There were plenty more highlights and surprises, from musicals both beloved and relatively unknown to the layman. 1955’s It’s Always Fair Weather and the previous year’s Deep in My Heart were examples of the latter, though both provided further brilliant turns from MacFarlane, Fox and Sir Thomas Allen. The latter star had his big moment in the Lerner & Loewe classic ‘Gigi’ from the 1957 musical of the same name, while Criswell brought the house down with the uber-classic ‘Get Happy’ which, if you didn’t know, was composed by Wizard of Oz composer Harold Arlen and featured in the 1950 musical Summer Stock (coincidentally Judy Garland’s final bow for the studio).

It was 1952 which saw the film that would embody the MGM Musical ideal and Singin’ in the Rain remains the jewel in the crown, not just for the talent on display (on and off screen) but also for its iconography. Seth MacFarlane took on the title song, this time doing his very best Gene Kelly impersonation, while the hardy group of regular ‘Promenaders’ standing down at the front twirled their umbrellas. It was something of a magical moment, Conrad Salinger’s beautiful, bouncing arrangement filling the air and epitomising the night we’d shared with this brilliant band and the music of the golden age. That wasn’t all though, as the show closed with Singin’ in the Rain’s ‘Broadway Melody Ballet’, a tour de force on screen as Gene Kelly – convincing studio bosses of his latest idea – descends into the fantasy world of that idea and dances his way through set piece after set piece. We were treated to the entire routine – sans footwork – with the company singing and having a ball. This of course resulted in rapturous applause and cries for more, with the stars returning to the stage for ‘That’s Entertainment’. MacFarlane made fans of Family Guy very giddy by singing a couple of his lines as ‘Stewie’, a nice touch for those in the know.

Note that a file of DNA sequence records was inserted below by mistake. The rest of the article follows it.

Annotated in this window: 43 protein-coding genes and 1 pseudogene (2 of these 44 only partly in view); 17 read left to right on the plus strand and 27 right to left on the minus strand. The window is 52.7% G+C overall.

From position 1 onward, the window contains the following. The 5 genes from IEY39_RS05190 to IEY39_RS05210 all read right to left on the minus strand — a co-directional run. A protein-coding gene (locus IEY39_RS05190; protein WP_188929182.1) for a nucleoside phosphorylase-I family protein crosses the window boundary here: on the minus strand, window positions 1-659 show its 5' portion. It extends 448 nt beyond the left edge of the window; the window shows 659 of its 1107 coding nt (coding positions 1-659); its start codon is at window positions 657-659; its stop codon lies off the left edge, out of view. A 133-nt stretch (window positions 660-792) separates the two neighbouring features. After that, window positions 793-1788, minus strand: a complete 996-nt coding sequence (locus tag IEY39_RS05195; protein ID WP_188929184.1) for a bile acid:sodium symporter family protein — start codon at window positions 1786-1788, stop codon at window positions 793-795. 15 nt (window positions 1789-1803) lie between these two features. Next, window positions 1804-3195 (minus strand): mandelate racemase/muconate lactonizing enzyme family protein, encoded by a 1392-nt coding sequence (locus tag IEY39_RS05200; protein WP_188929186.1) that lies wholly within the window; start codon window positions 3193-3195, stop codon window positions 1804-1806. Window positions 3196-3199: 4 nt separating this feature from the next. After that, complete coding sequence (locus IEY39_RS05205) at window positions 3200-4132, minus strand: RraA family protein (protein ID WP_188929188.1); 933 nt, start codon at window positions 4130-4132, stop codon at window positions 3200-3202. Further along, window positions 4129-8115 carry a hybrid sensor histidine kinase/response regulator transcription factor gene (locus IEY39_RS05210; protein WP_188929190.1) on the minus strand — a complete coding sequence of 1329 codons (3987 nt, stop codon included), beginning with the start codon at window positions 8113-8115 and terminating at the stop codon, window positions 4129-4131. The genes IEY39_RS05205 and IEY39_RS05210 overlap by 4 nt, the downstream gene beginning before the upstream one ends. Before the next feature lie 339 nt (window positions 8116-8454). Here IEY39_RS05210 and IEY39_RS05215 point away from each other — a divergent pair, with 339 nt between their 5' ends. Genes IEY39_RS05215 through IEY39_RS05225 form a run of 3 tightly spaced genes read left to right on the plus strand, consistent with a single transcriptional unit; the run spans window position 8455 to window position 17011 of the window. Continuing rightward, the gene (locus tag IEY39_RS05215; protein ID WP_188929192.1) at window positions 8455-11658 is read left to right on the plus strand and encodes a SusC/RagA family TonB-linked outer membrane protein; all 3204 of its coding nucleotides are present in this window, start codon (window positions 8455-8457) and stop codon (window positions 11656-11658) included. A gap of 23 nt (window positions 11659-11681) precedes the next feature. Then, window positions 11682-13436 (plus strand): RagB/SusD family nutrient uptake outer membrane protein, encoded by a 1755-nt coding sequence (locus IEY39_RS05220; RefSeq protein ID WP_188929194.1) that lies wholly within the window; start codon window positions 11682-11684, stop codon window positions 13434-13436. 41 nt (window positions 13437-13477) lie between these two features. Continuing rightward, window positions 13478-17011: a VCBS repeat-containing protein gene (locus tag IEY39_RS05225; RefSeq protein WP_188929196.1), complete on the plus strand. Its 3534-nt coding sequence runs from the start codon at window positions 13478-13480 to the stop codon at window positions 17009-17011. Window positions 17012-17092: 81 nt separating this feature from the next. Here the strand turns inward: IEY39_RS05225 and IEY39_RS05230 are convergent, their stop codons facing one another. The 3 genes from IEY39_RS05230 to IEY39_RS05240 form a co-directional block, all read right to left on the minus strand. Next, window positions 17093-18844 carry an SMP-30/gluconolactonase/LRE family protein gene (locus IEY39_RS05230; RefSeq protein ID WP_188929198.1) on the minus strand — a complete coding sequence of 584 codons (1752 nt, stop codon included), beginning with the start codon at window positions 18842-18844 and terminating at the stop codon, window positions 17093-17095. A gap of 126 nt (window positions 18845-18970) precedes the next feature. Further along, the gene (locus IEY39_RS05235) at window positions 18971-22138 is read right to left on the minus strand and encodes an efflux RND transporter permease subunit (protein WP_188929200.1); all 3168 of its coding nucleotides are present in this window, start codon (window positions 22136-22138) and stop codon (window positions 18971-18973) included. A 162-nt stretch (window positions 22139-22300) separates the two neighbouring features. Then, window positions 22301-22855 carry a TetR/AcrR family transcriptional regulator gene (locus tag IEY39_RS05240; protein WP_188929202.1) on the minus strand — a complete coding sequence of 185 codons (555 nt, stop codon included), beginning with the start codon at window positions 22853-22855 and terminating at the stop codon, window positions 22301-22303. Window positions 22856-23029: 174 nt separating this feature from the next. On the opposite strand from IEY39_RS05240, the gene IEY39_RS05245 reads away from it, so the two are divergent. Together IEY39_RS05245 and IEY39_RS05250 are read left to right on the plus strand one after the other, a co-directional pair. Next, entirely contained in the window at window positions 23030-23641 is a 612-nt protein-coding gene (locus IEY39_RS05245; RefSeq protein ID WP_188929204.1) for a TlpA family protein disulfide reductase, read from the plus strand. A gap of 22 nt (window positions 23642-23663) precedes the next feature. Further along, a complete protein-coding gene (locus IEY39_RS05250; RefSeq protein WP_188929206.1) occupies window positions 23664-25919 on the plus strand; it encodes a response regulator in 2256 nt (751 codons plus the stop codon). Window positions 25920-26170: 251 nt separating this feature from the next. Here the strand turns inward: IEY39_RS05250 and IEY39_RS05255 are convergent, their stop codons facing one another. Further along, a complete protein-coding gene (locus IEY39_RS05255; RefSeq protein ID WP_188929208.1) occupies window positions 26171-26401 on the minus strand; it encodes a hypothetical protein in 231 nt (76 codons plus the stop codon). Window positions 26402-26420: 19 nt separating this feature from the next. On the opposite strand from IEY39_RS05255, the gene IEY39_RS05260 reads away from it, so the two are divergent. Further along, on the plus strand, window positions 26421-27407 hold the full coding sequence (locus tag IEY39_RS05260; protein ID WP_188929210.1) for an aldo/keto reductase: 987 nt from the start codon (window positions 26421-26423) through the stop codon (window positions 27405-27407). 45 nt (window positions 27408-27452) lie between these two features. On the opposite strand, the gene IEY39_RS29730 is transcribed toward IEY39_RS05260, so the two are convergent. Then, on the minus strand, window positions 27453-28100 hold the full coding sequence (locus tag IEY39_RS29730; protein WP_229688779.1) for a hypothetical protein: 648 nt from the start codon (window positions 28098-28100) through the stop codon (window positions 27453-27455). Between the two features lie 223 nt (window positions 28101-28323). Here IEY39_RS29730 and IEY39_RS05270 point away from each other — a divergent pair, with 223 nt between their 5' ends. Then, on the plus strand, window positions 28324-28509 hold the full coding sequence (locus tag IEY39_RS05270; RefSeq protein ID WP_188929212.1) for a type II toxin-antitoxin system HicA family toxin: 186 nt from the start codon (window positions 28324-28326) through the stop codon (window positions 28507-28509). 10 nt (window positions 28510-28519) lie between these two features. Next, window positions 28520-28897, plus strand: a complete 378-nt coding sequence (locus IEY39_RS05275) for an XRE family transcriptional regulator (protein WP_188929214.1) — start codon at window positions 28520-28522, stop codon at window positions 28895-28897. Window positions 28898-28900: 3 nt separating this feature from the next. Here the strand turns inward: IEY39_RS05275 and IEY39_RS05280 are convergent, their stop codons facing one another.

I’ve seen many shows in my time, musical and otherwise, but I can’t remember a time when I’ve been so captivated and so uplifted. The artistry on display, both on the page and on the stage was truly awesome and John Wilson’s dream – finally realised live at the Albert Hall – was nothing short of a triumph, straight from the Lion’s mouth.

With thanks to Bethan Bide at BBC Proms.